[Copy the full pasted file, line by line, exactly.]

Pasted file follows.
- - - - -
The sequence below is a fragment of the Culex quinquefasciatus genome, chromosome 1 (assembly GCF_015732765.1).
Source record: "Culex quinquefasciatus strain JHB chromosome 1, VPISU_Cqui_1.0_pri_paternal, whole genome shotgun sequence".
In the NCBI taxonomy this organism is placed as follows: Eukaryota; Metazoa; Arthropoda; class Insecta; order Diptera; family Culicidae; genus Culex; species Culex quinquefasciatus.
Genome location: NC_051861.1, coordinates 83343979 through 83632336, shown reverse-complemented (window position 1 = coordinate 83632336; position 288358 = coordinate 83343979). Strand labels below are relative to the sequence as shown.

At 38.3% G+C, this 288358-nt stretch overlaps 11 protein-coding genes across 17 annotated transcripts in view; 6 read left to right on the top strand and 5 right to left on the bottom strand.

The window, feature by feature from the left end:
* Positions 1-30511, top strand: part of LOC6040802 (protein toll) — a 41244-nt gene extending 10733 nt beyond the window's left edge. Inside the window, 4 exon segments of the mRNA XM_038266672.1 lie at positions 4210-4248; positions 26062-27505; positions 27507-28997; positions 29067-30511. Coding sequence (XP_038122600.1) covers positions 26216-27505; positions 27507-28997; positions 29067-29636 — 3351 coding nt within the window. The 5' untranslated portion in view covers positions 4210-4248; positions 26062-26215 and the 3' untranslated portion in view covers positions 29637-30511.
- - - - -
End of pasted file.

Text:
The sequence below is a fragment of the Culex quinquefasciatus genome, chromosome 1 (assembly GCF_015732765.1).
Source record: "Culex quinquefasciatus strain JHB chromosome 1, VPISU_Cqui_1.0_pri_paternal, whole genome shotgun sequence".
In the NCBI taxonomy this organism is placed as follows: Eukaryota; Metazoa; Arthropoda; class Insecta; order Diptera; family Culicidae; genus Culex; species Culex quinquefasciatus.
Genome location: NC_051861.1, coordinates 83343979 through 83632336, shown reverse-complemented (window position 1 = coordinate 83632336; position 288358 = coordinate 83343979). Strand labels below are relative to the sequence as shown.

At 38.3% G+C, this 288358-nt stretch overlaps 11 protein-coding genes across 17 annotated transcripts in view; 6 read left to right on the top strand and 5 right to left on the bottom strand.

The window, feature by feature from the left end:
* Positions 1-30511, top strand: part of LOC6040802 (protein toll) — a 41244-nt gene extending 10733 nt beyond the window's left edge. Inside the window, 4 exon segments of the mRNA XM_038266672.1 lie at positions 4210-4248; positions 26062-27505; positions 27507-28997; positions 29067-30511. Coding sequence (XP_038122600.1) covers positions 26216-27505; positions 27507-28997; positions 29067-29636 — 3351 coding nt within the window. The 5' untranslated portion in view covers positions 4210-4248; positions 26062-26215 and the 3' untranslated portion in view covers positions 29637-30511.